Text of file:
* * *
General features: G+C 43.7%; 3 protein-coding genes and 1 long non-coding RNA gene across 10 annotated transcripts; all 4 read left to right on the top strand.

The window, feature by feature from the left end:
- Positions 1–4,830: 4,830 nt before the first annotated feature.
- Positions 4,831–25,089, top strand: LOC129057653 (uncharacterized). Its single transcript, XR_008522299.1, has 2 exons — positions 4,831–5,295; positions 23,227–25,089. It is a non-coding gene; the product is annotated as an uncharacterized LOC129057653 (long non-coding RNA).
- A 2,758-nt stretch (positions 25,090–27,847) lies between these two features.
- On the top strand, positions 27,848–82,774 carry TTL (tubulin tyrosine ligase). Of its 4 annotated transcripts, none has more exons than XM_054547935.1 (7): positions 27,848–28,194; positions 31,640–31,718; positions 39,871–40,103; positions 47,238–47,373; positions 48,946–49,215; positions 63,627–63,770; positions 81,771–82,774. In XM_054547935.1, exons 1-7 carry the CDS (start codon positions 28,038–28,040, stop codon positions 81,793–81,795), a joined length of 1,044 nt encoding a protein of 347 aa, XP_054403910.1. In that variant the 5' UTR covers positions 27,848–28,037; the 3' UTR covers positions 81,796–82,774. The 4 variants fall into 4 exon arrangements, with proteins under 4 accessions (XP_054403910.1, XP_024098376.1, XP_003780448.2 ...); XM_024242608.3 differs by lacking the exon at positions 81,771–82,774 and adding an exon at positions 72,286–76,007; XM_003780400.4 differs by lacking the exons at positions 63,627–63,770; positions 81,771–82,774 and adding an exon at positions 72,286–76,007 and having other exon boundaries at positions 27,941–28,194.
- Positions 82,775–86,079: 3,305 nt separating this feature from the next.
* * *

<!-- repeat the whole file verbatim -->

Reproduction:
General features: G+C 43.7%; 3 protein-coding genes and 1 long non-coding RNA gene across 10 annotated transcripts; all 4 read left to right on the top strand.

The window, feature by feature from the left end:
- Positions 1–4,830: 4,830 nt before the first annotated feature.
- Positions 4,831–25,089, top strand: LOC129057653 (uncharacterized). Its single transcript, XR_008522299.1, has 2 exons — positions 4,831–5,295; positions 23,227–25,089. It is a non-coding gene; the product is annotated as an uncharacterized LOC129057653 (long non-coding RNA).
- A 2,758-nt stretch (positions 25,090–27,847) lies between these two features.
- On the top strand, positions 27,848–82,774 carry TTL (tubulin tyrosine ligase). Of its 4 annotated transcripts, none has more exons than XM_054547935.1 (7): positions 27,848–28,194; positions 31,640–31,718; positions 39,871–40,103; positions 47,238–47,373; positions 48,946–49,215; positions 63,627–63,770; positions 81,771–82,774. In XM_054547935.1, exons 1-7 carry the CDS (start codon positions 28,038–28,040, stop codon positions 81,793–81,795), a joined length of 1,044 nt encoding a protein of 347 aa, XP_054403910.1. In that variant the 5' UTR covers positions 27,848–28,037; the 3' UTR covers positions 81,796–82,774. The 4 variants fall into 4 exon arrangements, with proteins under 4 accessions (XP_054403910.1, XP_024098376.1, XP_003780448.2 ...); XM_024242608.3 differs by lacking the exon at positions 81,771–82,774 and adding an exon at positions 72,286–76,007; XM_003780400.4 differs by lacking the exons at positions 63,627–63,770; positions 81,771–82,774 and adding an exon at positions 72,286–76,007 and having other exon boundaries at positions 27,941–28,194.
- Positions 82,775–86,079: 3,305 nt separating this feature from the next.